There aren’t many people in football who divide opinion quite like Liverpool’s former boss, Rafa Benitez. Even in his darkest days at Anfield, there was still a fifty-fifty divide. Strong opposition from one quarter was constantly rebutted by staunch defence from the other and, nine months on, the debate has yet to die down.
During his time in charge of the Reds, Benitez was never given much credit by the media. His successes were lucky, whilst his failures, naturally viewed with 20-20 hindsight, could have been easily avoided by all but him. He was routinely persecuted for selecting ninety-nine different line-ups in succession, yet Manchester United’s weekend FA Cup tie against Crawley was Sir Alex Ferguson’s ninety-fifth straight variation since the beginning of the 2009/2010 season.
Of course, you tend to be cut some slack when you are delivering success, as Fergie has done year after year at Old Trafford. Still, if you’re to compare the two contentious rivals fairly, then the status quo when Benitez took the reins at Liverpool should be taken into consideration. Liverpool were light years behind United, as I am sure any rational Red supporter (and there are a few out there not slathering at the bit) will admit.
The problem with making an objective comparison is that a manager is judged on his success, which is very much a subjective term. To a side that has dominated English football for over ten years, a good year is one of continued dominance. In that sense, Fergie has certainly been successful, exactly as Bill Shankly and Bob Paisley were in their days. In the wake of those two legends, however, the reigns of Graeme Souness, Roy Evans and Gerrard Houllier, whilst they may have had their moments, had eroded a formerly great side.
It can be argued that Fergie didn’t inherit a great side when he took over at United. Certainly, it took him a few years to get his program up and running. The Scot, though, had the full backing of the Man United board and was given total control of football operations. Conversely, Rafa had to fight for everything he wanted.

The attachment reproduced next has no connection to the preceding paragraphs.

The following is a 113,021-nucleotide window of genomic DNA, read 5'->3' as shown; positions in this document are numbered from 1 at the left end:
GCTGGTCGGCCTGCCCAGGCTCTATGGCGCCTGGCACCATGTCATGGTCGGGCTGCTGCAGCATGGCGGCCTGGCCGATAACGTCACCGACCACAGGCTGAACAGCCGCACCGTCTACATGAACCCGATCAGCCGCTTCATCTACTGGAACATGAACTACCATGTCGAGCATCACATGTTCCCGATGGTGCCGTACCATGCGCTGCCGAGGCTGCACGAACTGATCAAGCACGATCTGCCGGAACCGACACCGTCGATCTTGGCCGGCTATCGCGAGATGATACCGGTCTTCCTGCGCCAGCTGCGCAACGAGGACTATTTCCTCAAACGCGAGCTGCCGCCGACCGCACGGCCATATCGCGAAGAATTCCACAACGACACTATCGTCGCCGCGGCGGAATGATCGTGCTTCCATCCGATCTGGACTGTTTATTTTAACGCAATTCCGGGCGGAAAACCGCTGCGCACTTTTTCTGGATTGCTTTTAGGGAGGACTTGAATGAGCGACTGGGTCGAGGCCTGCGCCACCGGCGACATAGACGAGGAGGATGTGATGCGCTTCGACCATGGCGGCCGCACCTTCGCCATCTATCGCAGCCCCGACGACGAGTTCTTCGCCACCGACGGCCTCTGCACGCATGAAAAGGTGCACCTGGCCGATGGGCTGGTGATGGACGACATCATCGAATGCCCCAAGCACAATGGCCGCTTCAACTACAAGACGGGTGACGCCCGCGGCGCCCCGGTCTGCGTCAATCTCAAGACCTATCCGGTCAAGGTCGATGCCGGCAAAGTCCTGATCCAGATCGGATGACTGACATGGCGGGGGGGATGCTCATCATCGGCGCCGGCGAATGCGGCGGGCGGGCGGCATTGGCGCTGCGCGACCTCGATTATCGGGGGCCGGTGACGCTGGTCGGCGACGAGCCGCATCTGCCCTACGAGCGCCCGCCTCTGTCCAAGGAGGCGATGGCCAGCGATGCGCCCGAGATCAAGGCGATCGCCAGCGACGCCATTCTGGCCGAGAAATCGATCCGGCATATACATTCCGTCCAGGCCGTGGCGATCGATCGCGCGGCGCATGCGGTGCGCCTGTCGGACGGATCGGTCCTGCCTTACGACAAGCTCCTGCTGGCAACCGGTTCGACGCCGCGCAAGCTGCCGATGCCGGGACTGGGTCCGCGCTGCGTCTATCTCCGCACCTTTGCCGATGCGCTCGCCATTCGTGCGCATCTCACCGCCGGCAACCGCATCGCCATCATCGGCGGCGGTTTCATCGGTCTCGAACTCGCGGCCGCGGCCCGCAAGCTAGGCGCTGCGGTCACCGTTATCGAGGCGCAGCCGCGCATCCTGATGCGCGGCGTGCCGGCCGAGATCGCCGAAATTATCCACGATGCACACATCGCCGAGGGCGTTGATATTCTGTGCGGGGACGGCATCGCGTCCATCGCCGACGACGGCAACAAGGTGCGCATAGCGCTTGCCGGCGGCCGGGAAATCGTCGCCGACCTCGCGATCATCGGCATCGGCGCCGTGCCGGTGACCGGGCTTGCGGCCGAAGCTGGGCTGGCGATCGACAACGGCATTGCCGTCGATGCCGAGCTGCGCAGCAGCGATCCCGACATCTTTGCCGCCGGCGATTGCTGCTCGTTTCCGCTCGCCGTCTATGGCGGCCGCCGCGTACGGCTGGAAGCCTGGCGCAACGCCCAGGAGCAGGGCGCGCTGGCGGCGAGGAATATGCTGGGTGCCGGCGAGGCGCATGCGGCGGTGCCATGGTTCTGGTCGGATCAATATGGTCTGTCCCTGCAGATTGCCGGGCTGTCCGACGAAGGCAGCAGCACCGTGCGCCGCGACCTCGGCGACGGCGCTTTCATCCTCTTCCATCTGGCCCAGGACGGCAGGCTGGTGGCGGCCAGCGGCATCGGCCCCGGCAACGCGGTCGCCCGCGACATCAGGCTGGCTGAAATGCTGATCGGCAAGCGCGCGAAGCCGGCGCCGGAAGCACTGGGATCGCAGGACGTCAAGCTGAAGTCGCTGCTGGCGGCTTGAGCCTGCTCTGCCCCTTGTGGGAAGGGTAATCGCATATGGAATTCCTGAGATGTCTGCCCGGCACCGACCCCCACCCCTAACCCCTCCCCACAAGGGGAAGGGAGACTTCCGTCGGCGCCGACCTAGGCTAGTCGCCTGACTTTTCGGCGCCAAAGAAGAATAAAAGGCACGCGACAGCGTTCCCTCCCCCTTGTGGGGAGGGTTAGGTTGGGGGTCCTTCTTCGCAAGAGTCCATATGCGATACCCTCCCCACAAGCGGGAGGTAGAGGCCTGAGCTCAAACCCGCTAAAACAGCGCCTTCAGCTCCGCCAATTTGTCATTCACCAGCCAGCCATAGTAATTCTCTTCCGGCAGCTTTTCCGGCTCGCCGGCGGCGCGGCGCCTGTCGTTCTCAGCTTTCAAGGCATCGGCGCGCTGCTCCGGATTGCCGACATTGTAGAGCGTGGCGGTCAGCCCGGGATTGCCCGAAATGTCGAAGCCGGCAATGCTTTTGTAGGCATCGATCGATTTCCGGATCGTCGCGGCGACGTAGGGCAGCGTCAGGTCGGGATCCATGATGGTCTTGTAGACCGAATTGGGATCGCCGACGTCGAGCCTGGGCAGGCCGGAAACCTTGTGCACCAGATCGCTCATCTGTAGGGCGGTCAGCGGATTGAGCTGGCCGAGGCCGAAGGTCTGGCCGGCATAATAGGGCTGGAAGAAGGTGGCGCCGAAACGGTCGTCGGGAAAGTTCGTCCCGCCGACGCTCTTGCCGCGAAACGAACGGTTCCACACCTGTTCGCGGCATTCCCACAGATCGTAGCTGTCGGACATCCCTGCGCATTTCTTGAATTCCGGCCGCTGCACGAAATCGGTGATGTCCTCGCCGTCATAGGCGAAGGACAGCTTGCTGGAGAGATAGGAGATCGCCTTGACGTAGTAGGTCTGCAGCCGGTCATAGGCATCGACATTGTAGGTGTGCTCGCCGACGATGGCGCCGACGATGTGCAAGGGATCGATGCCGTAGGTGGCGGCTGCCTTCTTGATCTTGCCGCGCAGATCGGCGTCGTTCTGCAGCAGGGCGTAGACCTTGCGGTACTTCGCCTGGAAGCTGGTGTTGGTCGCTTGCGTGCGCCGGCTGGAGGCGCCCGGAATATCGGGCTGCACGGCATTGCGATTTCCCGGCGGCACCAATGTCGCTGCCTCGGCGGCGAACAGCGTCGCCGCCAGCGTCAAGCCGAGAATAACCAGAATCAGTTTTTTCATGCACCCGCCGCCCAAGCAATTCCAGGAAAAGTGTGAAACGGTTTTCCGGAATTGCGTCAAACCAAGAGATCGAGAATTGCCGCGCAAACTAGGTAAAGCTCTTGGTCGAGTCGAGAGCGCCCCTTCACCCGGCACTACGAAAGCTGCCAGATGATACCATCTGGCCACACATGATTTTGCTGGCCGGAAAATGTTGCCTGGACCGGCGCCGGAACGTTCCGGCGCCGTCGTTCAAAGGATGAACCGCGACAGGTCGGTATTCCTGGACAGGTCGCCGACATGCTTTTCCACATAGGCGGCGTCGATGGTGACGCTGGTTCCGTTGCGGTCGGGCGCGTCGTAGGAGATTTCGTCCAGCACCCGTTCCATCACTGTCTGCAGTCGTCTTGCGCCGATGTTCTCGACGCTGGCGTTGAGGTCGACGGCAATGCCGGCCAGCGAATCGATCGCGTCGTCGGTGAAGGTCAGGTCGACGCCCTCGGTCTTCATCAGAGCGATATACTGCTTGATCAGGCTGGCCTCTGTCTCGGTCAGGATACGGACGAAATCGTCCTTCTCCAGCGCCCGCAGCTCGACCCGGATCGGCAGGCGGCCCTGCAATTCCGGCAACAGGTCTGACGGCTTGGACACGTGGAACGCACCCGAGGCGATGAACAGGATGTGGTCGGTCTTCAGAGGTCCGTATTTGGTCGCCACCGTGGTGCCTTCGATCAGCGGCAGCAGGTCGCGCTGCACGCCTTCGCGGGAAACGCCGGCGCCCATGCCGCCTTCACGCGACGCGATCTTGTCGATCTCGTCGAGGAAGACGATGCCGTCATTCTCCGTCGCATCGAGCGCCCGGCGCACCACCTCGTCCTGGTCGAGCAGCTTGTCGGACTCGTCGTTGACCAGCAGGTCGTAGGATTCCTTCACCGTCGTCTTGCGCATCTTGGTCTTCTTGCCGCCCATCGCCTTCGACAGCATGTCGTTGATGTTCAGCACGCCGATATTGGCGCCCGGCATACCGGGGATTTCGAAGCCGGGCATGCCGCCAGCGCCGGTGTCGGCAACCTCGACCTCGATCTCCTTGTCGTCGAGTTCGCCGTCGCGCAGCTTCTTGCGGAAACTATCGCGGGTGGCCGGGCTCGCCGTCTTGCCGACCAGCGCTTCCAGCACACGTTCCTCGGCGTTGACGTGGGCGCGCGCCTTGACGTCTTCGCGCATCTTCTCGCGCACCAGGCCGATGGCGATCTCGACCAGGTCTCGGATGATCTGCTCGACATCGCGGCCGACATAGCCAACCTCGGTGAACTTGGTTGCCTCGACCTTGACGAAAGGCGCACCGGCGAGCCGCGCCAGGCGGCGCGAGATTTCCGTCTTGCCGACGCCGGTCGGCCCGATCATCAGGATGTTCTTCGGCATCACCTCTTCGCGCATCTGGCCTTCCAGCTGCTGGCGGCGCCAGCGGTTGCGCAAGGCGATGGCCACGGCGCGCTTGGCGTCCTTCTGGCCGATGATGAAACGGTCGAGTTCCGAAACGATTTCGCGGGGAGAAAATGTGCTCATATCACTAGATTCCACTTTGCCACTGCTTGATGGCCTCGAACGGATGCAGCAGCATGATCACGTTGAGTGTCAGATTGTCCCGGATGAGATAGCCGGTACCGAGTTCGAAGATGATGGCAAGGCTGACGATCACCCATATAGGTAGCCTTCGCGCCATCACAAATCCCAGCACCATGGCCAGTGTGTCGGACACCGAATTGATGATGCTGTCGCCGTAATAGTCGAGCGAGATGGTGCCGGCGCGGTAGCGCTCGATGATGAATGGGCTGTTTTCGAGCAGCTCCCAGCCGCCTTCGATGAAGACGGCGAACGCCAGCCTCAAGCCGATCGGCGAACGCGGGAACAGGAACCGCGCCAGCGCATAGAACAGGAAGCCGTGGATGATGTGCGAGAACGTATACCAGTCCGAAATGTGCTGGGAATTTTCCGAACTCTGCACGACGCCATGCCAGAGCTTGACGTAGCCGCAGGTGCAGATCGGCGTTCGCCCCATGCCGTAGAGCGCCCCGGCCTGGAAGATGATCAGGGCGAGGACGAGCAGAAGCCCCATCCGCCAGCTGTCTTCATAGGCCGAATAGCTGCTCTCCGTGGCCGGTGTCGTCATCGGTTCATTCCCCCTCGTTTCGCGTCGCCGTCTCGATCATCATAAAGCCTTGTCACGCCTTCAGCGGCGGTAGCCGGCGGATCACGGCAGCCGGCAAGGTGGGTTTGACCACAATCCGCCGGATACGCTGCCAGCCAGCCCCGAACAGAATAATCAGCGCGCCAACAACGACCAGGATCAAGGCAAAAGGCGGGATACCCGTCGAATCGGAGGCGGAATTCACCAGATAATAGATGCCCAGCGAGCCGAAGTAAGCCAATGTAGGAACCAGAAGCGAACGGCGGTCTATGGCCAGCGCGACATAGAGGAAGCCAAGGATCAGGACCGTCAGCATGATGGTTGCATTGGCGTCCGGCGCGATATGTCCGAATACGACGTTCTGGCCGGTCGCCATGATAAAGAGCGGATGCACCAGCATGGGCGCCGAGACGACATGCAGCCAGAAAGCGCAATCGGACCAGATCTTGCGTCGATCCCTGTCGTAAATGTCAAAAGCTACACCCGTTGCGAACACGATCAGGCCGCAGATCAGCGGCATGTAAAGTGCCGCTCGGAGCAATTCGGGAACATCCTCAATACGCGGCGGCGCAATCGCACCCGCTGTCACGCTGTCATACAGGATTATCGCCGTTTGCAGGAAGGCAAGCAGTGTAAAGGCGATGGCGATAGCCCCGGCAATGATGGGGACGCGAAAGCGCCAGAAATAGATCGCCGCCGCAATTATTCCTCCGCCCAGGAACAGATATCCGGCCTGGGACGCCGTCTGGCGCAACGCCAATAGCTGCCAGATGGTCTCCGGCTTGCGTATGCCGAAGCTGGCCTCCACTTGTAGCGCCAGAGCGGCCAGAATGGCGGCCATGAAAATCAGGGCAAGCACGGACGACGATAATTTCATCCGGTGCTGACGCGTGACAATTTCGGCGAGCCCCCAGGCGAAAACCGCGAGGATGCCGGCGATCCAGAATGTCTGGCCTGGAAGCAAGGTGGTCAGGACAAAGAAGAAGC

Several myths surround Benitez’ time in charge, many completely untrue. The classic Sky Sports-led ‘Rafa spends too much money’ line can be easily shot down. It’s true that he was one of the most active managers in the English transfer market but when one balances the books, it appears that he did better than break-even business.
Over 150 [transfers] between comings and goings in five years does seem a large number. Compared to other clubs? Manchester United, the benchmark in English football, released or sold upwards of 75 players during the same period so it appears normal.
Examining the figures closely actually shows that the net cost of the players bought by Benitez and later sold is virtually non-existent, in fact there is possibly even a small profit when you take into account the small army of free transfers the former Valencia man has acquired. – According to Paul Madden of Goal.com, written on 3 June, 2010.
Other myths are not so easy to quash. There is no club on the planet which makes its backroom activities an open book and it is therefore difficult to say, with precision, exactly who within the club was responsible for what. For instance, Benitez is often blamed for buying Robbie Keane, whom it now seems was forced upon him. Where responsibilities are divided, laying blame becomes a matter of opinion and whilst such conjecture is difficult to dispel, it is too often widely accepted as gospel.